Clarke speaks and writes regularly on issues concerning race, law and justice. She has appeared on CNN, MSNBC, Democracy Now, Fox News, C-Span’s Washington Journal, TV One, and Yahoo News, the world’s second largest news site. She has also written numerous articles and books including Barack Obama and African American Empowerment: The Rise of Black America’s New Leadership (co-edited with Dr. Manning Marable). In 2015, she served as a lecturer in law at Columbia University School of Law. She received her A.B. from Harvard University and her J.D. from Columbia Law School. She is also an active alumnae of Prep for Prep.
Her honors and awards include the 2017 Choate Rosemary Hall Alumni of the Year, the 2017 Thurgood Marshall Award from Quinnipiac University School of Law, the 2016 Alumni of the Year by the National Black Law Students Association, the New York Law Journal’s 2015 Rising Stars, the 2014 New York State Senate Proclamation for Exemplary Service, the 2012 Best Brief Award for the 2012 Supreme Court term from the National Association of Attorneys General, the 2012 Network Journal’s Top 40 Under 40, the 2011 National Bar Association’s Top 40 Under 40, and the 2010 Paul Robeson Distinguished Alumni Award from Columbia Law School, among others.
About the Paul M. Van Arsdell, Jr. Memorial Lecture on Litigation and the Legal Profession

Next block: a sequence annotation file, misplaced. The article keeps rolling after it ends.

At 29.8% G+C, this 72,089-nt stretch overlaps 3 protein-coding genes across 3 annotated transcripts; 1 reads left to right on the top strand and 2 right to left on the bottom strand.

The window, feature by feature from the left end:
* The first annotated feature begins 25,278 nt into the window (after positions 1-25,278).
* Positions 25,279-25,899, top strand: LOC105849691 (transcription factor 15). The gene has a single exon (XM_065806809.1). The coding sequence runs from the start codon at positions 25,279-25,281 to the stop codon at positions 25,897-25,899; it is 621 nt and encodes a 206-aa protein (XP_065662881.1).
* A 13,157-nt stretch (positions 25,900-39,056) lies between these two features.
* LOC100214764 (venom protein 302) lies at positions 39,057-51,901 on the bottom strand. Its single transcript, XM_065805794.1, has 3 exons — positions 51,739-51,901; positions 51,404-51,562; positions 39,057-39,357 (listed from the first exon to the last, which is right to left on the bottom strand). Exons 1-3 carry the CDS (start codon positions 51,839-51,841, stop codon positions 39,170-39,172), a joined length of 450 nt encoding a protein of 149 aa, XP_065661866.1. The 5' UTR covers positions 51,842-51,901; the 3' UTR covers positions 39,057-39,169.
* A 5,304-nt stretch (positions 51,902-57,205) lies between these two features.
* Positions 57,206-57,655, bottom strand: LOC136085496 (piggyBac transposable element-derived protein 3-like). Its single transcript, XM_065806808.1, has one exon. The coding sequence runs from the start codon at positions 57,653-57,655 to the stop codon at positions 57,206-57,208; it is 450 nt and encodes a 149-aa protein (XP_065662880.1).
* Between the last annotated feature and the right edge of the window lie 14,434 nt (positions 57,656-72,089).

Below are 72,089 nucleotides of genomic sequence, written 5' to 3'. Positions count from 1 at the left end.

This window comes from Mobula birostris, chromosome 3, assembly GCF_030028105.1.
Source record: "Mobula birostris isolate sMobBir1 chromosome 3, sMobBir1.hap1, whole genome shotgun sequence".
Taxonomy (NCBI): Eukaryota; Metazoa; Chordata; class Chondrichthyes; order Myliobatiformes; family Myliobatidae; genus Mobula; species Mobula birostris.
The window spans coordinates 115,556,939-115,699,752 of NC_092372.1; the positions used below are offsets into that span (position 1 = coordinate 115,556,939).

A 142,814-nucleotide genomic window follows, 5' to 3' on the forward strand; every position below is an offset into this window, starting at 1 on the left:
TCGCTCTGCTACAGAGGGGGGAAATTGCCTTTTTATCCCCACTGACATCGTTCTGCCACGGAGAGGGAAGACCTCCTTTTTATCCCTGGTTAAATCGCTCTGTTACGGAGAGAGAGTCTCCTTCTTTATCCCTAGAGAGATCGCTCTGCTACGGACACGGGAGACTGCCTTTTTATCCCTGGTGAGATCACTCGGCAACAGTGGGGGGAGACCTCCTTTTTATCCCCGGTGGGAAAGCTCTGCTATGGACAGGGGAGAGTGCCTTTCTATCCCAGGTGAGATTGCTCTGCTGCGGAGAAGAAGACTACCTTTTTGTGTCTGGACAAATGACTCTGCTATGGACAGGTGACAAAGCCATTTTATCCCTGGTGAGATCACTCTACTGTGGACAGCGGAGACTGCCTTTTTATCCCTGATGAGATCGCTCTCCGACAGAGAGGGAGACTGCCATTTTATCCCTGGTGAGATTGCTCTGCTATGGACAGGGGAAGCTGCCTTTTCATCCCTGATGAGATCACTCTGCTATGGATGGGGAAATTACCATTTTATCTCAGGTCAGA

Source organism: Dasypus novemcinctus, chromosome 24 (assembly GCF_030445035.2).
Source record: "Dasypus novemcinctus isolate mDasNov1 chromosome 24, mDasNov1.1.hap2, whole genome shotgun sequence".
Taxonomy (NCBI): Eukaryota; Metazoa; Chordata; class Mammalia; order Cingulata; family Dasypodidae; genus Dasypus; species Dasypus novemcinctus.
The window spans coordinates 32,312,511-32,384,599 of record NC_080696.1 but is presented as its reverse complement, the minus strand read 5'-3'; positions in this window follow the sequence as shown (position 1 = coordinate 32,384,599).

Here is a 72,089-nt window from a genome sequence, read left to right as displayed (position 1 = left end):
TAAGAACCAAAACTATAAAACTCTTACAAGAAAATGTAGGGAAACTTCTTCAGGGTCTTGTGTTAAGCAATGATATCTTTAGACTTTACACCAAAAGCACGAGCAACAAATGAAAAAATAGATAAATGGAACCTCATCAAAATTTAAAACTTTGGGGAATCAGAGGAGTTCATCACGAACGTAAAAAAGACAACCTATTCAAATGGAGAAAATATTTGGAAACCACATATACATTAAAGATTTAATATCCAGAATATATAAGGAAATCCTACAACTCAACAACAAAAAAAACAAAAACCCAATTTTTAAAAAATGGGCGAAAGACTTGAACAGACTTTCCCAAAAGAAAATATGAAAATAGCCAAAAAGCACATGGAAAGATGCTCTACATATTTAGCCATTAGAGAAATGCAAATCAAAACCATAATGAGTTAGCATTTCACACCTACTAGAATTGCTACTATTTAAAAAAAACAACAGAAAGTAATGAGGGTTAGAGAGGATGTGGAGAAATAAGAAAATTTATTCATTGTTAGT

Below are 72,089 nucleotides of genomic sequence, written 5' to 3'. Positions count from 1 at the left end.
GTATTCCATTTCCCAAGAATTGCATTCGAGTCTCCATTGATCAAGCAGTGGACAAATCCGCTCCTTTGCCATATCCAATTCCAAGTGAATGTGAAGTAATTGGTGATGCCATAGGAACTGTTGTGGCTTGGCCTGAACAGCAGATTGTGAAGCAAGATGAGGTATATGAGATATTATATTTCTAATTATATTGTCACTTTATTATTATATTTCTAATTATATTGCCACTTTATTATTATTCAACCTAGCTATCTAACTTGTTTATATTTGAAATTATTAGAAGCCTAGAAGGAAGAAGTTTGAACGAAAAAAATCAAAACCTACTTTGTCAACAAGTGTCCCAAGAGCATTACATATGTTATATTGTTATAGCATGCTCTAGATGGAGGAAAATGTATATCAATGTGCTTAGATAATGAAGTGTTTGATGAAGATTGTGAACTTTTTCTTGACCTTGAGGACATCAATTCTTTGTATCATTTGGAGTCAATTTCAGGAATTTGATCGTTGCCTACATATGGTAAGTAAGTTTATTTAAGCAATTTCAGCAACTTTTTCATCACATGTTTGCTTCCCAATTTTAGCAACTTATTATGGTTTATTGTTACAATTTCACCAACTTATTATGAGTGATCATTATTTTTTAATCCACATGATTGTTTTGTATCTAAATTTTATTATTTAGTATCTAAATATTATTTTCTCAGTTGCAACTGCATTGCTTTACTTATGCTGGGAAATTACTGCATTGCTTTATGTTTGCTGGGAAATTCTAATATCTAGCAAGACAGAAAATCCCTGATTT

In commemoration of the life and accomplishments of Paul M. Van Arsdell, Jr., the law firm of Latham and Watkins, the Van Arsdell family, and his many friends, colleagues, and clients endowed the Paul M. Van Arsdell, Jr. Memorial Lecture on Litigation and the Legal Profession. This lecture series promotes thoughtful discussion on litigation and dispute resolution systems and the highest ethical ideals of the legal profession.
Mr. Van Arsdell received his bachelor’s degree in 1969 and master’s degree in 1971 from the University of Illinois at Urbana-Champaign. After serving as an officer in the United States Army from 1971 until 1973, he returned to the University of Illinois where he received his law degree in 1977, earning a Rickert Award for Legal Writing and serving as managing editor of the University of Illinois Law Forum.
Following his graduation from law school, Mr. Van Arsdell clerked for Judge John Godbold of the United States Court of Appeals for the Eleventh Circuit in Montgomery, Alabama. He began his practice in 1978 as an associate for the Chicago-based law firm of Hedlund, Hunter and Lynch, moving to their Los Angeles office in 1980. In 1982 the firm merged with Latham and Watkins; Mr. Van Arsdell became a partner in 1985.
Mr. Van Arsdell was an outstanding young litigator involved in consumer law and was a role model for younger attorneys. He was regarded by his colleagues as a very hard-working attorney and regularly shared his experiences and expertise with others. He became the youngest head of the firm’s finance committee, a demonstration of the firm’s deep respect for him and his work.